The freshman English class has been writing plans for their own Broadway musicals mirroring the plot of Romeo and Juliet. Here are some of the highlights:
Bob: (singing)As a bird with a broken wing
like a sheep in a lion’s den
gonna fall, but you won’t know when…
Michael: (singing)”Come at me bro! Wanna donate some blood?/They call me Mr. Phlebotomist!”
Alice: (singing) I don’t know. I feel like someone else is out there. Someone I have never met before.
Gabriella: (singing) How do you know his is out there?/He could be a stalker?
Trump: I’m not saying they can’t come to America.
I’m not saying that at all.
All I want is to build a wall!
Trump & Americans: (singing) Trump’s wall! Trump’s wall!
We all love Trump’s wall!
Some say it’s bad.
Some say it’s expensive,
but we don’t care because it’s Trump’s Wall!
Trump: (singing) My wall is so big–but expensive–but who really cares? I’m a billionare!
-Z.L. & B.W.
Ryan: (singing) Do you belive in Miracles?
Because right now, I really do!
Fiona: (singing) This is truly mystical…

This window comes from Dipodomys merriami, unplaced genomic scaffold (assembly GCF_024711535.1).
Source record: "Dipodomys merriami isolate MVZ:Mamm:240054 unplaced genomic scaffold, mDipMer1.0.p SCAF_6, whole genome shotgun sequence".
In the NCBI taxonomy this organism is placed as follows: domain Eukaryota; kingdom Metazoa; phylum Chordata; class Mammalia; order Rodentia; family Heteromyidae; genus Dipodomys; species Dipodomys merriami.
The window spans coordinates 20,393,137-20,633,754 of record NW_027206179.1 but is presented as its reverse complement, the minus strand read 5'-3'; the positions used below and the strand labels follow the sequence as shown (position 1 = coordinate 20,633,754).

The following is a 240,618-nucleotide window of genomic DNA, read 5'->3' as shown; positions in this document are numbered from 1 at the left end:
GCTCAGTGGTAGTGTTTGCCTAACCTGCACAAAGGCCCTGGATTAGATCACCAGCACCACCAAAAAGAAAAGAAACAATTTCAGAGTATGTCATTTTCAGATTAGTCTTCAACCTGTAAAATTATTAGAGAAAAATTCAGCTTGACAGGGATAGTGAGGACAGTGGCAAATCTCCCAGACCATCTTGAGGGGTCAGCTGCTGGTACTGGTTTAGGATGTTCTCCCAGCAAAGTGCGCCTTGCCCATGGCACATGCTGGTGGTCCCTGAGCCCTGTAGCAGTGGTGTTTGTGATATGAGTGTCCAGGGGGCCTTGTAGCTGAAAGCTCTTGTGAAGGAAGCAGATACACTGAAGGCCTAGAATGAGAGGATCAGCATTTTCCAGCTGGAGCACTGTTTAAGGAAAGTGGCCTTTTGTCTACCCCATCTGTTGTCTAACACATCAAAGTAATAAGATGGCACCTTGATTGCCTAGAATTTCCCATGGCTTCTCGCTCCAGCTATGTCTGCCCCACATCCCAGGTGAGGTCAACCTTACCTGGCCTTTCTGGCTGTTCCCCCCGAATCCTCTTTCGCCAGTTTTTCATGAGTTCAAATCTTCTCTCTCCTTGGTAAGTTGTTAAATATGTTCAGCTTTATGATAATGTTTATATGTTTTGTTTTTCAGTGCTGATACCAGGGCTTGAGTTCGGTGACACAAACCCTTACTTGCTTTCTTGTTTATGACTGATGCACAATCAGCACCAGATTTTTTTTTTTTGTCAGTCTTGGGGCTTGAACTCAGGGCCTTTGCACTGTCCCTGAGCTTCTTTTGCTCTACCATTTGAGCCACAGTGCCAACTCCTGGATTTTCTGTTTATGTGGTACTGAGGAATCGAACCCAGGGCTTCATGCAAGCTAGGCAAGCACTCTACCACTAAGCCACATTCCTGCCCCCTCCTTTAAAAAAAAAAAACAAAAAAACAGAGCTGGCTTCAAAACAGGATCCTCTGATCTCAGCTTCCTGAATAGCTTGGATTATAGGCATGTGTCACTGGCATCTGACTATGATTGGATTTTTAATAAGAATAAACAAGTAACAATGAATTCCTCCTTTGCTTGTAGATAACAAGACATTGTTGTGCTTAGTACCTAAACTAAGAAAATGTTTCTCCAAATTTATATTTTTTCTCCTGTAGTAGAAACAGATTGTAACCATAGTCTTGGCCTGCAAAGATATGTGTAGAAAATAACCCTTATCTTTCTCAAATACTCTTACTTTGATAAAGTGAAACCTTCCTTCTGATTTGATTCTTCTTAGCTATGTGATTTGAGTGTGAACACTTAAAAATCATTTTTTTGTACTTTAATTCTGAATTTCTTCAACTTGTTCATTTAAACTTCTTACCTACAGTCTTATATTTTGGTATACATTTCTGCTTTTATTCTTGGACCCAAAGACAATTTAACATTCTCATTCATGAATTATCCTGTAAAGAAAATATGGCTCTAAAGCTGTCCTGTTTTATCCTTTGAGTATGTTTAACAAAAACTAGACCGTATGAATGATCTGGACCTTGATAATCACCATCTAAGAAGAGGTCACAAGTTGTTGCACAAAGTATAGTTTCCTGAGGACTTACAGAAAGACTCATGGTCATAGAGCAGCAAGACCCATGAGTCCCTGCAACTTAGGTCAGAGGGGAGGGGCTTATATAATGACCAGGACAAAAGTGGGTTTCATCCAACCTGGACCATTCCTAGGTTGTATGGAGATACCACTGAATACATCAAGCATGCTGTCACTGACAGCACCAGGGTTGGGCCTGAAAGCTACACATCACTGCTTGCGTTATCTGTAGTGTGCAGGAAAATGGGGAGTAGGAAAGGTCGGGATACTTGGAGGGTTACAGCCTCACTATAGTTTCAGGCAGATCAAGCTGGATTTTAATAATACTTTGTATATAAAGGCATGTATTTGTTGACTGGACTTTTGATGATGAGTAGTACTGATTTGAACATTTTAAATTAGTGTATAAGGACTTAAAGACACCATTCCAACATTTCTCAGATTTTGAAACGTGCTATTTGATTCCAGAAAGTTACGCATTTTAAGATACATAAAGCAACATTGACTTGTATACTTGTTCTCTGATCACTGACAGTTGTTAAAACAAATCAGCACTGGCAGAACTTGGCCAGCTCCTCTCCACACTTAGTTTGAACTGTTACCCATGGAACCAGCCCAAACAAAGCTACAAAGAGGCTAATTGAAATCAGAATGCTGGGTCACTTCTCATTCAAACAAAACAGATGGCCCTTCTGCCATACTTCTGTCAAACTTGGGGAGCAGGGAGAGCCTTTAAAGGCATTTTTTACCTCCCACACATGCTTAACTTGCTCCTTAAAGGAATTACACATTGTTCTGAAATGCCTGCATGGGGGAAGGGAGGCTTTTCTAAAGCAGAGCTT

Ryan and Fionna: (singing)…finally meeting you!
-M.A. & C.R.
Mary: (singing) How could I be so dumb?
I don’t understand.
My whole life is almost done
and I’m still young!
-T.V. & J.V.
We recently finished up some definition essays in my college level courses. A question that kept coming up was “How do I punctuate words that refer to themselves?”
Do I use quotation marks or italics? Which of the following is correct?
“Humblebrag” is now in the dictionary.
Humblebrag is now in the dictionary.
There’s some debate about which is best, but ultimately it comes down to which style manual you are following. Since we are using MLA style, we follow their rules and use italics.
The Online Writing Lab (OWL) at Purdue offered this summation:
Do not use quotation marks for words used as words themselves. In this case, you should use italics.
EX: The English word nuance comes from a Middle French word meaning “shades of color.”
For this bonus assignment, students from English I, II, III, and High School Reading can create a video book review, which will be uploaded to Youtube to share with current and future students. The bonus is worth 10 points and is due the last day of the first quarter.
To receive full credit for the video book review, you MUST:
- Choose a book from the list that you read for the book journal
- Prepare a video that is 3-5 minutes long